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I fiddled around with extended globbing in bash, but there is some oddity with the inverse matcher !(PATTERN). Consider the following example

$ touch ab ba
$ shopt -s extglob

$ echo *a*
ab ba
$ echo !(a)*a*
ab ba
$ echo *a*!(a)
ab

Now it looks like !() matches the empty string, but why doesn't *a*!(a) match ba?

I assumed that in the second example ab is matched like so

!(a) ->  ""
*    ->  ""
a    ->  "a"
*    ->  "b"

which in turn would suggest a match of ba in the third case like so

*    ->  "b"
a    ->  "a"
*    ->  ""
!(a) ->  ""

but looks like this doesn't work.

Even considering greediness, that doesn't make any sense to me. What am I missing?

edit:
I'm on GNU bash, Version 4.1.7(2)-release (i386-apple-darwin10.4.0)

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same behavior on GNU bash, version 4.1.5(1)-release (x86_64-pc-linux-gnu) –  Fredrik Pihl Sep 26 '12 at 10:57
    
For now, I'll assume this is a bug in Bash. My bug report: groups.google.com/d/topic/gnu.bash.bug/KkQNOi8F7q4/discussion –  Pumbaa80 Sep 27 '12 at 2:17

3 Answers 3

This is indeed odd. I could reproduce your behavior. The strangeness is the * behind the a character. When I execute your code:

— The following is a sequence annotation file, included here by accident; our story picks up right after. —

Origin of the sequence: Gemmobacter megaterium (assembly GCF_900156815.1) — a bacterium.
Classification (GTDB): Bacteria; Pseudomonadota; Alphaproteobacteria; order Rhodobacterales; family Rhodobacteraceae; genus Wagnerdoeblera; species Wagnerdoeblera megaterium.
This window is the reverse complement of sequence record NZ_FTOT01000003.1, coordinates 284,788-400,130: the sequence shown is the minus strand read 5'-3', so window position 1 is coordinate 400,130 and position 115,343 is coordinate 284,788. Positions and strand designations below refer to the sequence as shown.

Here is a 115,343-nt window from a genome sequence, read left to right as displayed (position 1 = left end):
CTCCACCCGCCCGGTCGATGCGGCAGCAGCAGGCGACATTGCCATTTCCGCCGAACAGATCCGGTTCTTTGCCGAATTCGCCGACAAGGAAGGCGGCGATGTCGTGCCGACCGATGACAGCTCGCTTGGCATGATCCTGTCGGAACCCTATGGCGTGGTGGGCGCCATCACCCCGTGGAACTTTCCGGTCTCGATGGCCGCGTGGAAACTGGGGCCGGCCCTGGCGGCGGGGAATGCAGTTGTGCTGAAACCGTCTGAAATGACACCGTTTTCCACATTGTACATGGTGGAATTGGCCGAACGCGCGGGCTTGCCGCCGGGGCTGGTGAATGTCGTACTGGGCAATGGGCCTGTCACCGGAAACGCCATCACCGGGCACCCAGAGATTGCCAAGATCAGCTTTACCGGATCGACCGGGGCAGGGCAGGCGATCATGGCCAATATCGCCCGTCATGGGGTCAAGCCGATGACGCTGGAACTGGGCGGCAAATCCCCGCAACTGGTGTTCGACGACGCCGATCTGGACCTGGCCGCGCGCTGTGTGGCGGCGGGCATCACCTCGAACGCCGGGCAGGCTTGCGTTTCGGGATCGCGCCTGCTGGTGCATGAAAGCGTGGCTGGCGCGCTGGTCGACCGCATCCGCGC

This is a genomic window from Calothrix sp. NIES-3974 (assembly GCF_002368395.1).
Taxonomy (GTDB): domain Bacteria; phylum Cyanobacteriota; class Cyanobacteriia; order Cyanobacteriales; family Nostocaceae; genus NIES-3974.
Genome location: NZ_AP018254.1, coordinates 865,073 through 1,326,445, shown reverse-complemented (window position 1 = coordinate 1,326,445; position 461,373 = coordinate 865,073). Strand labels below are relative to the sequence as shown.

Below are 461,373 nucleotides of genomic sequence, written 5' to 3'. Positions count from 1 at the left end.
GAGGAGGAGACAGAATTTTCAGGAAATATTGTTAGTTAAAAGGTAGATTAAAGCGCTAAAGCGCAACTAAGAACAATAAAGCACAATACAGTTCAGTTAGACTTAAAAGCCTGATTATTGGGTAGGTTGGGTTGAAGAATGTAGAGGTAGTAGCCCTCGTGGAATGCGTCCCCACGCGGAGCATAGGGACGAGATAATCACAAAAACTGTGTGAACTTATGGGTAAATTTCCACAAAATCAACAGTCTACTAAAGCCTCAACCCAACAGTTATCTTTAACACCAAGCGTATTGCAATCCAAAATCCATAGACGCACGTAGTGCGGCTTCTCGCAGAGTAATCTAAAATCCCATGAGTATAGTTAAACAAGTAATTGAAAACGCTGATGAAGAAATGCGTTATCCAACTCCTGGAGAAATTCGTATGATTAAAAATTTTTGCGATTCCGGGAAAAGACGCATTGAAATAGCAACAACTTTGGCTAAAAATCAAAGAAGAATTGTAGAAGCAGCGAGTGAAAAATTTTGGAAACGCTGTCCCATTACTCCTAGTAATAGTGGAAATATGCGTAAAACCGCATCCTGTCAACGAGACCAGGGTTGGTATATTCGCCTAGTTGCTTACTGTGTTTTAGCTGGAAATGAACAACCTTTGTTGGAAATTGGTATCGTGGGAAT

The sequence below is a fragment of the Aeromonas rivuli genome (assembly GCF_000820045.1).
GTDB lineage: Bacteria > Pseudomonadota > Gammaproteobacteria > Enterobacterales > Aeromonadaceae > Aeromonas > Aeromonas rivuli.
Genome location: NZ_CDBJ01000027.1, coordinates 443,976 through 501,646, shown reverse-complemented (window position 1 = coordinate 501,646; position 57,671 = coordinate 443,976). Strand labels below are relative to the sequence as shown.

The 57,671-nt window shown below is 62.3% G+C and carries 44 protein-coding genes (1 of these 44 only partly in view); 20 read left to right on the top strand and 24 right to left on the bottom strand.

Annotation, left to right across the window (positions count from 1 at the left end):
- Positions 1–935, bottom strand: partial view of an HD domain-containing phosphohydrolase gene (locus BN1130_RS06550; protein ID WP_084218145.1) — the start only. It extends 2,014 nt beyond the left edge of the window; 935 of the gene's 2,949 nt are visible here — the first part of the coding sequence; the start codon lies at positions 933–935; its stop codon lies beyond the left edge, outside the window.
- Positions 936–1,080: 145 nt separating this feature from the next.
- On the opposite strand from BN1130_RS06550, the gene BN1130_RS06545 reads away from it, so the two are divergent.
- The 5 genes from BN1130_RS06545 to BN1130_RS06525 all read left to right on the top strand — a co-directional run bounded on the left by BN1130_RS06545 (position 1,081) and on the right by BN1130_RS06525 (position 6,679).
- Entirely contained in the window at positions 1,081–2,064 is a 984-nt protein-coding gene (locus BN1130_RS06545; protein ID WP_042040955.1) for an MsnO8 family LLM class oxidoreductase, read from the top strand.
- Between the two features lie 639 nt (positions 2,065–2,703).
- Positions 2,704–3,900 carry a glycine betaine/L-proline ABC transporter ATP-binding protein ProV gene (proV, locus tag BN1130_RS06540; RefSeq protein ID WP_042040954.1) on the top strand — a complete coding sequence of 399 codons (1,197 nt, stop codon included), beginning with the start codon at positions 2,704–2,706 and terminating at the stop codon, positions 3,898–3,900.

$ echo *a*!(a)
ab

... it is as you described. But if I skip that second * it matches both files

$ echo *a!(a)
ab ba

Which means that your matching elements should be correct. The question is, why does this second asterisk not match the null string in the first example. As the documentation says it should match the null string, but it seems as if this is not working properly.

Maybe our bash versions do not match the documentation?

$ bash --version
GNU bash, version 3.2.48(1)-release (x86_64-apple-darwin11)
Copyright (C) 2007 Free Software Foundation, Inc.
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This works : () added to disambiguate

echo @(*a*)!(a)
echo !(a)@(*a*)

strange : *a*!(a)c, matches abc and bac (which is normal behaviour)

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up vote 0 down vote accepted

It is a bug in Bash

Chet Ramey wrote
[...] and that will be fixed for the next version.

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